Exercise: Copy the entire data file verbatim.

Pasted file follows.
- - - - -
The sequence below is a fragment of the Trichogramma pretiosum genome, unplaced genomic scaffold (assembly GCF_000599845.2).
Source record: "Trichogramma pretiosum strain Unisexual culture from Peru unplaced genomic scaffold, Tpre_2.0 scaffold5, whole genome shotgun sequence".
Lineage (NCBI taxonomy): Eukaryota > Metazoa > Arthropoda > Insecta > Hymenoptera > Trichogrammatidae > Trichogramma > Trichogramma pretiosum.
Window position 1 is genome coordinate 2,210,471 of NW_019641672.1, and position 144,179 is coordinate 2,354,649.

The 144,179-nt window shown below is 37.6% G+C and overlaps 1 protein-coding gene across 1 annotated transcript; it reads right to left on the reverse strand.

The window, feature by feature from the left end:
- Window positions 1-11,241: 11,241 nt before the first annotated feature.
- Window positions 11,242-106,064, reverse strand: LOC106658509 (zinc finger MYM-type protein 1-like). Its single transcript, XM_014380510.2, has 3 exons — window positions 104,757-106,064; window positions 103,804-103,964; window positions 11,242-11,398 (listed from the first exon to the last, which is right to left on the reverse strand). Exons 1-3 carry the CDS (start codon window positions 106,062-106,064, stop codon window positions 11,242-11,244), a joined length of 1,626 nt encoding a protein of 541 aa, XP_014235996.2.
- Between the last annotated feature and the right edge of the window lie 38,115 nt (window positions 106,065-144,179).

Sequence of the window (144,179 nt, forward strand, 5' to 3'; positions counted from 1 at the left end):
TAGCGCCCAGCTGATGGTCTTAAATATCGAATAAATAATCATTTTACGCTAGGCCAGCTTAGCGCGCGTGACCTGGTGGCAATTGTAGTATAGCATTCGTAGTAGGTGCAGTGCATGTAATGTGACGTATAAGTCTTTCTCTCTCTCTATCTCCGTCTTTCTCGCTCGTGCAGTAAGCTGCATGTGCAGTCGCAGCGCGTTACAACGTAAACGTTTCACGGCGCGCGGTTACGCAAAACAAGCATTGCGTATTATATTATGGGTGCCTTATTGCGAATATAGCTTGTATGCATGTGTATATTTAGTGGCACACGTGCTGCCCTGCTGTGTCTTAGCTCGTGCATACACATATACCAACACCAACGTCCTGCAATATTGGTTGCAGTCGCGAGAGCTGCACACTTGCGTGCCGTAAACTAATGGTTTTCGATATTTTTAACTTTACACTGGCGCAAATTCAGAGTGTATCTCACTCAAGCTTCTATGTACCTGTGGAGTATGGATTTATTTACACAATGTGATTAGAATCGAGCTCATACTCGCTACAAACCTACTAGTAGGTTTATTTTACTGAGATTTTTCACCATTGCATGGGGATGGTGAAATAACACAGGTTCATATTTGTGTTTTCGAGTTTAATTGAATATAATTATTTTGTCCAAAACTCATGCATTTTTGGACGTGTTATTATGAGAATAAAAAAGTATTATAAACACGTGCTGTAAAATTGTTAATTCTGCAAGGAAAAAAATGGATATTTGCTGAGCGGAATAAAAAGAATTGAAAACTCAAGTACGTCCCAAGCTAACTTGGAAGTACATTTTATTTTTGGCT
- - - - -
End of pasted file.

The sequence below is a fragment of the Trichogramma pretiosum genome, unplaced genomic scaffold (assembly GCF_000599845.2).
Source record: "Trichogramma pretiosum strain Unisexual culture from Peru unplaced genomic scaffold, Tpre_2.0 scaffold5, whole genome shotgun sequence".
Lineage (NCBI taxonomy): Eukaryota > Metazoa > Arthropoda > Insecta > Hymenoptera > Trichogrammatidae > Trichogramma > Trichogramma pretiosum.
Window position 1 is genome coordinate 2,210,471 of NW_019641672.1, and position 144,179 is coordinate 2,354,649.

The 144,179-nt window shown below is 37.6% G+C and overlaps 1 protein-coding gene across 1 annotated transcript; it reads right to left on the reverse strand.

The window, feature by feature from the left end:
- Window positions 1-11,241: 11,241 nt before the first annotated feature.
- Window positions 11,242-106,064, reverse strand: LOC106658509 (zinc finger MYM-type protein 1-like). Its single transcript, XM_014380510.2, has 3 exons — window positions 104,757-106,064; window positions 103,804-103,964; window positions 11,242-11,398 (listed from the first exon to the last, which is right to left on the reverse strand). Exons 1-3 carry the CDS (start codon window positions 106,062-106,064, stop codon window positions 11,242-11,244), a joined length of 1,626 nt encoding a protein of 541 aa, XP_014235996.2.
- Between the last annotated feature and the right edge of the window lie 38,115 nt (window positions 106,065-144,179).

Sequence of the window (144,179 nt, forward strand, 5' to 3'; positions counted from 1 at the left end):
TAGCGCCCAGCTGATGGTCTTAAATATCGAATAAATAATCATTTTACGCTAGGCCAGCTTAGCGCGCGTGACCTGGTGGCAATTGTAGTATAGCATTCGTAGTAGGTGCAGTGCATGTAATGTGACGTATAAGTCTTTCTCTCTCTCTATCTCCGTCTTTCTCGCTCGTGCAGTAAGCTGCATGTGCAGTCGCAGCGCGTTACAACGTAAACGTTTCACGGCGCGCGGTTACGCAAAACAAGCATTGCGTATTATATTATGGGTGCCTTATTGCGAATATAGCTTGTATGCATGTGTATATTTAGTGGCACACGTGCTGCCCTGCTGTGTCTTAGCTCGTGCATACACATATACCAACACCAACGTCCTGCAATATTGGTTGCAGTCGCGAGAGCTGCACACTTGCGTGCCGTAAACTAATGGTTTTCGATATTTTTAACTTTACACTGGCGCAAATTCAGAGTGTATCTCACTCAAGCTTCTATGTACCTGTGGAGTATGGATTTATTTACACAATGTGATTAGAATCGAGCTCATACTCGCTACAAACCTACTAGTAGGTTTATTTTACTGAGATTTTTCACCATTGCATGGGGATGGTGAAATAACACAGGTTCATATTTGTGTTTTCGAGTTTAATTGAATATAATTATTTTGTCCAAAACTCATGCATTTTTGGACGTGTTATTATGAGAATAAAAAAGTATTATAAACACGTGCTGTAAAATTGTTAATTCTGCAAGGAAAAAAATGGATATTTGCTGAGCGGAATAAAAAGAATTGAAAACTCAAGTACGTCCCAAGCTAACTTGGAAGTACATTTTATTTTTGGCT